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7 Questions on Leadership with Bart Smets

Name: Bart Smets

Title: CIO

Organisation: Corona Direct Insurance

I spanned several industries and sectors in my life, and a strong business acumen and technology affinity turned me to who I am. With experience as CIO is 5 different companies, and more than 25 acquisition and integration processes I am considered as sharp, insightful, and the one always asking questions to understand before building an opinion. It is all about the right strategy to get the job done. Not alone but with the team !

I lived in several countries, and now resident in Belgium again since a few years.

The biggest pride and my success does not come from what I do, but from the success om my people.

Thank you to the 2,000 leaders who’ve generously done the 7 Questions on Leadership!

I hope Bart's answers will encourage you in your leadership journey. Enjoy!


Jonno White

1. What have you found most challenging as a leader?

The most challenging is to keep an organisation up to speed with the technology evolutions and capabilities of these new evolutions, while keeping focus on the strategy and the key initiatives at the same time. A masterplan is there to be executed, and to be adapted when relevant based on evolving possibilities. At the same time giving people the opportunity to explore new possibilities, while keeping them focused on getting the job done. This is a permanent balance. The talent in people needs to be fostered. Without the people you dont have a strategy to execute.

2. How did you become a leader? Can you please briefly tell the story?

Having worked my way up as a manager and senior manager through a number of international banks I decided that I wanted to be responsible for my own destiny. Working for yourself and living by the 'eat what you kill' principle is hard work but so much more rewarding than working in a large institution. Of course many prefer the safety of a salaried job, but for those with an entrepreneurial nature nothing beats running your own business and this of course means being a leader in every way.

3. How do you structure your work days from waking up to going to sleep?

I am an early riser, typically at about 5h30 AM. Admitted, it depends on which event I was at the evening before so sometime that flexibility is key. Always starting off in the bathroom with a hot shower, turning ice cold the last 45 seconds.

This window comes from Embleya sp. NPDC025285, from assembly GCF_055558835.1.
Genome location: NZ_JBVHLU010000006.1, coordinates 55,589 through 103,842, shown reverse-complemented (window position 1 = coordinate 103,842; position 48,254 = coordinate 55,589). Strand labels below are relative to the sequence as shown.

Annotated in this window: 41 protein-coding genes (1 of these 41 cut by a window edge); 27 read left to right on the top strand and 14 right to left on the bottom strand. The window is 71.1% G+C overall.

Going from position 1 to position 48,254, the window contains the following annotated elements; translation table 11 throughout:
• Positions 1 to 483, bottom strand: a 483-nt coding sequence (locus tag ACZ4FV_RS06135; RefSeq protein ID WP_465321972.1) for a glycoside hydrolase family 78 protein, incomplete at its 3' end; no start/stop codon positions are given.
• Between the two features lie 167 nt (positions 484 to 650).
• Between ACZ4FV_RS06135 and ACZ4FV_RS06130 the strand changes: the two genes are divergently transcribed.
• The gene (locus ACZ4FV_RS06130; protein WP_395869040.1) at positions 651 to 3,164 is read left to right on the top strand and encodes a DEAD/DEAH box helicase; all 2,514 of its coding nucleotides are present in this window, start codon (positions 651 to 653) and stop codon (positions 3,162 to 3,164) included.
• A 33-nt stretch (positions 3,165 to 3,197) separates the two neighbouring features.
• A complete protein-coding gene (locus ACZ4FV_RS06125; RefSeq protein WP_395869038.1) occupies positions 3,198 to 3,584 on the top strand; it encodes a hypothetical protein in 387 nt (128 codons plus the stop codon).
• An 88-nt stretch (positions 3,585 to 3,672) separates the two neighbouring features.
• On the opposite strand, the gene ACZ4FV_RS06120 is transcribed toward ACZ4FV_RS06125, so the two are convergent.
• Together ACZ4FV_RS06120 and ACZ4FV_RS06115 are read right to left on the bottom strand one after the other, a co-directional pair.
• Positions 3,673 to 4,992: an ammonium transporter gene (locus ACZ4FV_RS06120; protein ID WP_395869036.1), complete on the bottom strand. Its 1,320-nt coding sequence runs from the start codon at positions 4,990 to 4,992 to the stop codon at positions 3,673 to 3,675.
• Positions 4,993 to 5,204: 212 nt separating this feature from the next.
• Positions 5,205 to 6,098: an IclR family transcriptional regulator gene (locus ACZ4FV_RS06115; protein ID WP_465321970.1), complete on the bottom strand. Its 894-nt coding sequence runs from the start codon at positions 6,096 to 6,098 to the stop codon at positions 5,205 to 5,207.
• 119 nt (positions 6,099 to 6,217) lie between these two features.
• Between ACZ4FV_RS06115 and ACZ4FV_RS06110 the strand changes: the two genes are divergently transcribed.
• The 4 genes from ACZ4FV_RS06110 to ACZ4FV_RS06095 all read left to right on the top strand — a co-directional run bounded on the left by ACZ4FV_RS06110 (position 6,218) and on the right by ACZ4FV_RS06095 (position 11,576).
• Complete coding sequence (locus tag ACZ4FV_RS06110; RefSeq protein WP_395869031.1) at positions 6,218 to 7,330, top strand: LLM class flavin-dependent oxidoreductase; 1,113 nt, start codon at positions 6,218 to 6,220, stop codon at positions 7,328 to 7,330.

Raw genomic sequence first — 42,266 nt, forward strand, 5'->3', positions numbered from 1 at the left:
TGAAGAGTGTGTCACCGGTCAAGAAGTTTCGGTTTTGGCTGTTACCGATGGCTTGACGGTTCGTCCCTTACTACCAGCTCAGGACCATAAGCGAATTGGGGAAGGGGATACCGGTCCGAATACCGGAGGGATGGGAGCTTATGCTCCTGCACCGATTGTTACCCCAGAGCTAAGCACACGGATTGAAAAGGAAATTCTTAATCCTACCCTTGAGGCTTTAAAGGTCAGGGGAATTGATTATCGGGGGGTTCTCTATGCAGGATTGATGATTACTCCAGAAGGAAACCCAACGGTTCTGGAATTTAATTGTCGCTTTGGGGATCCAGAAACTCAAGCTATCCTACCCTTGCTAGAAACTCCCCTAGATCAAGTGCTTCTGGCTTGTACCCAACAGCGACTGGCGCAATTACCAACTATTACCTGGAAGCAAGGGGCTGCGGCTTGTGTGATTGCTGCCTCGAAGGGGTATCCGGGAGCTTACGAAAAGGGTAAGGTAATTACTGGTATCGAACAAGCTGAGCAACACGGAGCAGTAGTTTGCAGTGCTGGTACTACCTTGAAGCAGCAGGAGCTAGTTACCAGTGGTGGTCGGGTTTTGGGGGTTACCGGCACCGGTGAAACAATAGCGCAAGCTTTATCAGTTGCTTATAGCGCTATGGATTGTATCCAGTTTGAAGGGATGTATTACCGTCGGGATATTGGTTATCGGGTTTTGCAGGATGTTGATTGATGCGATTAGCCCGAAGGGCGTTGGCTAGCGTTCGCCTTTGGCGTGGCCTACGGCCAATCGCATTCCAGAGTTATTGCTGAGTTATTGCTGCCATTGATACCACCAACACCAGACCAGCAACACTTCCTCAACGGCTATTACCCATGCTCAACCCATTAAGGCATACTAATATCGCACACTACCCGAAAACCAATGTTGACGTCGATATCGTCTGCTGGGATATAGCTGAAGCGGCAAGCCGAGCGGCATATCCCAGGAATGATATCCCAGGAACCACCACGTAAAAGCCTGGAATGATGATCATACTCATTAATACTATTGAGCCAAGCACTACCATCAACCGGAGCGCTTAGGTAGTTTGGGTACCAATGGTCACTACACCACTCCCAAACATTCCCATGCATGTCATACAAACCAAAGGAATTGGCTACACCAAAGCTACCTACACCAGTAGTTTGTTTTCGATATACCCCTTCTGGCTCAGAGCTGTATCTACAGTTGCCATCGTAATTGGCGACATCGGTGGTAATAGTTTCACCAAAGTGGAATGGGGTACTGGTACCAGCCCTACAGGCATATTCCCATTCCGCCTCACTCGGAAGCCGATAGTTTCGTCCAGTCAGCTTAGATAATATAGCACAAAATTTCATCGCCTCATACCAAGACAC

After coffee and breakfast it is time to catch up on what's happening around. On all fronts.

Then a nice walk, and getting the focus and priorities clear for the day.

Then the day starts, with focus on what is, and was (has changed) in my schedule.

I usually don't do lunch, but I do dinner.

Some relaxing in the evening, out with friends, catching up with my partner and the kids, and again a solid evening walk.

Finsihing with again a shower and then time for rest.

4. What's a recent leadership lesson you've learned for the first time or been reminded of?

It is not about being right or not, it is all about the collective success.

5. What's one book that has had a profound impact on your leadership so far? Can you please briefly tell the story of how that book impacted your leadership?

Getting to yes, a book on negotiation tactics. Amazing how this applies to everything in life !

6. If you could only give one piece of advice to a young leader, what would you say to them?

Patience is key.

Asking questions to understand is key.

Giving instructions is not something that works. Mobilising people by providing insight through questions is what works.

There will always be politics in an organization, and that is fine. Just pick your battles and stay focused on your targets. People will see the handwriting on the wall in the end.

7. What is one meaningful story that comes to mind from your time as a leader, so far?

Working with different cultures and nationalities is great, and an experience not to miss out on if that the opportunity arises. It gives so much insight to how people and teams function, and helps create awareness about those differences.

Throughout an international team I managed, it took time to learn and understand this. But once the strengths were known within the team of each person, it became an unstoppable engine ! So respect that people are different and unique, and combine those strengths !

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